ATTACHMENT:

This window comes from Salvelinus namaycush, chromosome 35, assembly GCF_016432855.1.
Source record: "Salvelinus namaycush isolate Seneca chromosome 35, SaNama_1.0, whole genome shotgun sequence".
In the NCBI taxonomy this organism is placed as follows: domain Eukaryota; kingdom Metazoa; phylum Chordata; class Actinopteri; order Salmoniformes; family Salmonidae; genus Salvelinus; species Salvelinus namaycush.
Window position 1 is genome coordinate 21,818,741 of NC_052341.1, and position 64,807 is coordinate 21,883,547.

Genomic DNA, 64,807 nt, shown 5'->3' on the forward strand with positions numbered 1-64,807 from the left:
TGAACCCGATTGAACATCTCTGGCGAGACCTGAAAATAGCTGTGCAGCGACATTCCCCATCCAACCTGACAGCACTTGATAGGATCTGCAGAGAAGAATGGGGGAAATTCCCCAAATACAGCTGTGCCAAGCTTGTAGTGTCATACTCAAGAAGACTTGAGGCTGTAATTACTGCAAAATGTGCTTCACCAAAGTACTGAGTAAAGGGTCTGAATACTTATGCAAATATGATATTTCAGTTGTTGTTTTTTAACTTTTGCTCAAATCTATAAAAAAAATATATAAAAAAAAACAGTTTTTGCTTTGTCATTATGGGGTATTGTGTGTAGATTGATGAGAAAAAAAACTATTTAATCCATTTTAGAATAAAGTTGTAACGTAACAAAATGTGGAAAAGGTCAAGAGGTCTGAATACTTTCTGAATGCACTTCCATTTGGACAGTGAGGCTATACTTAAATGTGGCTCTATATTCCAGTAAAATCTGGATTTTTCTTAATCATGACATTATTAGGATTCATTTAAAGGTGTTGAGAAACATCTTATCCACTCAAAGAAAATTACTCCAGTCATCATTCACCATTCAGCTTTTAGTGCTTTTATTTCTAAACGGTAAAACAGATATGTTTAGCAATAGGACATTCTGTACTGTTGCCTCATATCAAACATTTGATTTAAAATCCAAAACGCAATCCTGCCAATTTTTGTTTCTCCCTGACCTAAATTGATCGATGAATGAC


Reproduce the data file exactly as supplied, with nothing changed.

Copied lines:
This window comes from Salvelinus namaycush, chromosome 35, assembly GCF_016432855.1.
Source record: "Salvelinus namaycush isolate Seneca chromosome 35, SaNama_1.0, whole genome shotgun sequence".
In the NCBI taxonomy this organism is placed as follows: domain Eukaryota; kingdom Metazoa; phylum Chordata; class Actinopteri; order Salmoniformes; family Salmonidae; genus Salvelinus; species Salvelinus namaycush.
Window position 1 is genome coordinate 21,818,741 of NC_052341.1, and position 64,807 is coordinate 21,883,547.

Genomic DNA, 64,807 nt, shown 5'->3' on the forward strand with positions numbered 1-64,807 from the left:
TGAACCCGATTGAACATCTCTGGCGAGACCTGAAAATAGCTGTGCAGCGACATTCCCCATCCAACCTGACAGCACTTGATAGGATCTGCAGAGAAGAATGGGGGAAATTCCCCAAATACAGCTGTGCCAAGCTTGTAGTGTCATACTCAAGAAGACTTGAGGCTGTAATTACTGCAAAATGTGCTTCACCAAAGTACTGAGTAAAGGGTCTGAATACTTATGCAAATATGATATTTCAGTTGTTGTTTTTTAACTTTTGCTCAAATCTATAAAAAAAATATATAAAAAAAAACAGTTTTTGCTTTGTCATTATGGGGTATTGTGTGTAGATTGATGAGAAAAAAAACTATTTAATCCATTTTAGAATAAAGTTGTAACGTAACAAAATGTGGAAAAGGTCAAGAGGTCTGAATACTTTCTGAATGCACTTCCATTTGGACAGTGAGGCTATACTTAAATGTGGCTCTATATTCCAGTAAAATCTGGATTTTTCTTAATCATGACATTATTAGGATTCATTTAAAGGTGTTGAGAAACATCTTATCCACTCAAAGAAAATTACTCCAGTCATCATTCACCATTCAGCTTTTAGTGCTTTTATTTCTAAACGGTAAAACAGATATGTTTAGCAATAGGACATTCTGTACTGTTGCCTCATATCAAACATTTGATTTAAAATCCAAAACGCAATCCTGCCAATTTTTGTTTCTCCCTGACCTAAATTGATCGATGAATGAC